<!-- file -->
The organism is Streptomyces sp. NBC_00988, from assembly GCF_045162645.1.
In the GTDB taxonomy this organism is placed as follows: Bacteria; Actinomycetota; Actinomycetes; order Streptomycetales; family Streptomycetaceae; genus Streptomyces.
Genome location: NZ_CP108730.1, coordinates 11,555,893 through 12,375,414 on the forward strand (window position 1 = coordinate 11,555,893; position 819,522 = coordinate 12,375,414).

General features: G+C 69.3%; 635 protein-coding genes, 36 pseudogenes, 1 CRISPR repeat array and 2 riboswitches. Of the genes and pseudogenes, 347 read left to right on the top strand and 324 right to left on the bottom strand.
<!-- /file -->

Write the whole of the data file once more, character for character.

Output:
The organism is Streptomyces sp. NBC_00988, from assembly GCF_045162645.1.
In the GTDB taxonomy this organism is placed as follows: Bacteria; Actinomycetota; Actinomycetes; order Streptomycetales; family Streptomycetaceae; genus Streptomyces.
Genome location: NZ_CP108730.1, coordinates 11,555,893 through 12,375,414 on the forward strand (window position 1 = coordinate 11,555,893; position 819,522 = coordinate 12,375,414).

General features: G+C 69.3%; 635 protein-coding genes, 36 pseudogenes, 1 CRISPR repeat array and 2 riboswitches. Of the genes and pseudogenes, 347 read left to right on the top strand and 324 right to left on the bottom strand.